Objective—To determine plasma endotoxin concentration
in horses competing in a 48-, 83-, or 159-km
endurance race and its importance with regard to
physical, hematologic, or serum and plasma biochemical
Procedure—Weight and rectal temperature measurements
and blood samples were obtained before, during,
and after exercise. Blood samples were analyzed
for plasma endotoxin concentration; serum antiendotoxin
antibody titers; thromboxane B2 (TxB2) and 6-
keto-prostaglandin F1α (PGF1α) concentrations; tumor
necrosis factor alpha (TNFα) and interleukin-6 (IL-6)
activities; WBC, plasma protein, lactate, serum electrolyte,
and calcium concentrations; PCV; and creatine
Results—Detection of plasma endotoxin increased
during exercise for horses competing at all distances
but occurred more frequently in the 48- and 83-km
groups. Plasma lactate concentration was significantly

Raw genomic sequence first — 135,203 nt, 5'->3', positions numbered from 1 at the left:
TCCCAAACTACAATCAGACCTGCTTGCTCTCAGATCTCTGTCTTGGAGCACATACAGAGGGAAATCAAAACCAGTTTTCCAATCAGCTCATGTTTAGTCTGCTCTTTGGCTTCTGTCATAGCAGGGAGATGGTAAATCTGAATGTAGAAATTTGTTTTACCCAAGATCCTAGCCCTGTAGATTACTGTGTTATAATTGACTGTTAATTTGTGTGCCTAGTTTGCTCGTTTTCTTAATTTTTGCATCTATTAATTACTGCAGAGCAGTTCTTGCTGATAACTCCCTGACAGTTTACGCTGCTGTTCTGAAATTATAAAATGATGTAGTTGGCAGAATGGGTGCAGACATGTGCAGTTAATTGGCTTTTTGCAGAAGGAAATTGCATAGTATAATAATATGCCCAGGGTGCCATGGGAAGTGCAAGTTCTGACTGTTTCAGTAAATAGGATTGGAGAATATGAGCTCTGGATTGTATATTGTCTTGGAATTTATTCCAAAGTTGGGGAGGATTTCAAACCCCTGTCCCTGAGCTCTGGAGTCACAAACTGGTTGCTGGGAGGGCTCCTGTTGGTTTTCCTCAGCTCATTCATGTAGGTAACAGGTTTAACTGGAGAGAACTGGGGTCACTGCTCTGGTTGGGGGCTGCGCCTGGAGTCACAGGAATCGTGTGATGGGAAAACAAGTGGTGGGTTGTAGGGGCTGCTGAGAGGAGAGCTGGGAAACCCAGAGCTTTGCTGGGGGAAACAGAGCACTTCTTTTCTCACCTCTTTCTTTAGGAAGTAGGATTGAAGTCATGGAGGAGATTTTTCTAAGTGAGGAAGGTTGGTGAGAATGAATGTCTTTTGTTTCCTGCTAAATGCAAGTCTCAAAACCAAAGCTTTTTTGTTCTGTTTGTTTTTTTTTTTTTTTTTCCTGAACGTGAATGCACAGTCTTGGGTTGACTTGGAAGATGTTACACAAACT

greater when endotoxin was concurrently detected.
Endotoxin in plasma was not significantly associated
with success of race completion. Plasma TxB2
and PGF1α concentrations and serum IL-6 activity significantly
increased with exercise. Horses that had an
excellent fitness level (as perceived by their owners)
had greater decreases in serum antiendotoxin antibody
titers during exercise than did horses perceived
as less fit. In horses with better finish times, TxB2 and
PGF1α concentrations were significantly greater and
TNFα activity was significantly less than that of slower
Conclusions and Clinical Relevance—Endotoxemia
developed during endurance racing, but was significantly
correlated with increased plasma lactate concentration
and not with other variables indicative of
endotoxemia. Plasma TxB2 and PGF1α concentrations
and serum TNFα activity may be associated with performance